Yes, that’s right: be thankful you’re Jewish.

Remember, we’re G-d’s chosen people. I mean, that’s pretty darn nifty. Talk about natural selection and statistical odds of being born awesome. You my friends — we — are pretty awesome!

The Beginning — the Foundation

Judaism is the first religion to teach monotheism, or the worship of one sole god. We started a trend amongst major world religions today. Not too shabby, eh?

Read More: Why You Should be Thankful You’re Jewish

Gratitude & Thankfulness is Sexy,


3 Reasons to Be Thankful For Your Divorce (Even When It Sucks)

It is very hard when the holidays roll around to feel good about your divorce for a number of reasons, whether it’s the financial stress of the holidays or the emotional stress and feelings around sharing your children and/or not having the same family as you once did. No one would deny the stress and sadness that can exist around the holidays for a divorced parent. I myself started to feel a sense of dread once we hit mid-October, worried about who I will spend the holidays with and how I will feel, until I finally told myself: enough already!

Yes, as a divorced, single mom you will probably have tough emotions at the holidays, and this is absolutely acceptable, but I did not want to resign myself to the idea that the holidays are going to “stink” or be horrible.
Read More: 3 Reasons to Be Thankful For Your Divorce (Even When It Sucks)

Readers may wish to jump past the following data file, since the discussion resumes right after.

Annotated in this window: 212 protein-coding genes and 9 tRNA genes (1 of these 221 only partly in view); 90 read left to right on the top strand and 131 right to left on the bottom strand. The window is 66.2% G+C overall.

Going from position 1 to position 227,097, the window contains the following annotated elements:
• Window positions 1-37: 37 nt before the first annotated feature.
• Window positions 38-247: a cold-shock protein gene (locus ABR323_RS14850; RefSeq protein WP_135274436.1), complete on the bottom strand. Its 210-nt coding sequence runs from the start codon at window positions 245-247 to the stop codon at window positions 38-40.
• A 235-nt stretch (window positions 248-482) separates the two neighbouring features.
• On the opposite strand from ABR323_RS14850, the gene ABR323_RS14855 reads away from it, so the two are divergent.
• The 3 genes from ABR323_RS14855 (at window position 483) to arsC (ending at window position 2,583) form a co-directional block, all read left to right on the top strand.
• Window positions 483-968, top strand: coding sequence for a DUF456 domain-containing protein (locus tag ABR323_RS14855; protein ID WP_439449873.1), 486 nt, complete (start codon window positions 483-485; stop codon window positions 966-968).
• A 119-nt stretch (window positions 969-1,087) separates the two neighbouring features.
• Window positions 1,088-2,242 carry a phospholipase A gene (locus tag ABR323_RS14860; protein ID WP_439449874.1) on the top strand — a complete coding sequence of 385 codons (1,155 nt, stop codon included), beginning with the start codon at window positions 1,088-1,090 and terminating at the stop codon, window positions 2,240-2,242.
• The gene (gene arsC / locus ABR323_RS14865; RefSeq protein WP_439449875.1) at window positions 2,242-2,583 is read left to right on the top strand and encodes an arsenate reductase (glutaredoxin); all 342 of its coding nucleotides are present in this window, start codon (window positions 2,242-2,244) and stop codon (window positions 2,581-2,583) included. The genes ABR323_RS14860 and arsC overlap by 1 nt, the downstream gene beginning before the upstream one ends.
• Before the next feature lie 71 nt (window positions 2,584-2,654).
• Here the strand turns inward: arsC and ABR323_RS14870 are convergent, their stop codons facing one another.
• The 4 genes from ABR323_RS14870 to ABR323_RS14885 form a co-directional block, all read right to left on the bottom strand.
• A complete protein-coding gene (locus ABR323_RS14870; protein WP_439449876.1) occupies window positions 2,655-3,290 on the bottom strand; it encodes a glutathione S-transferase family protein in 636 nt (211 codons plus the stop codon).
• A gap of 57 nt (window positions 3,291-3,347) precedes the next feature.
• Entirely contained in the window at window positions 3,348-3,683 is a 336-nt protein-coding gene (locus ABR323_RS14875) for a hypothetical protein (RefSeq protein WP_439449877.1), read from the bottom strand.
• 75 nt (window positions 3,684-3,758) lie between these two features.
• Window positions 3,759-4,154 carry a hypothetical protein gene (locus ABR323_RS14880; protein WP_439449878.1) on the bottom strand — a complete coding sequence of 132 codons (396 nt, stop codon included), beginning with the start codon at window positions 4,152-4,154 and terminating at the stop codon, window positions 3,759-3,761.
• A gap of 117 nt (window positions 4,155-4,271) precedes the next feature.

Tis the Season for Gratitude,


A Letter To Myself On My Wedding Day — 7 Years Before My Divorce

Dear Bride-to-be,

It was the most beautiful day, wasn’t it? A perfect sunny sky and warm weather. And anyone who knows the East Coast knows that a spring day on the East Coast means you have a fifty-fifty chance of either cold showers or bright sunshine. Mother Nature blessed you and blessed your husband-to-be at the time with a gorgeous day and sky.

You had your vows written. Every sweet and sentimental word, every beautiful thought was true. There were no lies said or untruths spoken as you stood in front of an officiant, your friends, your family, and each other.

That bride-to-be saw marriage and married life as full of hope and potential. Somewhat too sunny of a view considering there had been some red flags between you and your husband-to-be before saying “I do,” but not once did you, future Laura and almost divorcée — say, “Don’t do it!”

Read More: A Letter To Myself On My Wedding Day — 7 Years Before My Divorce

Proud of Who I’m Becoming,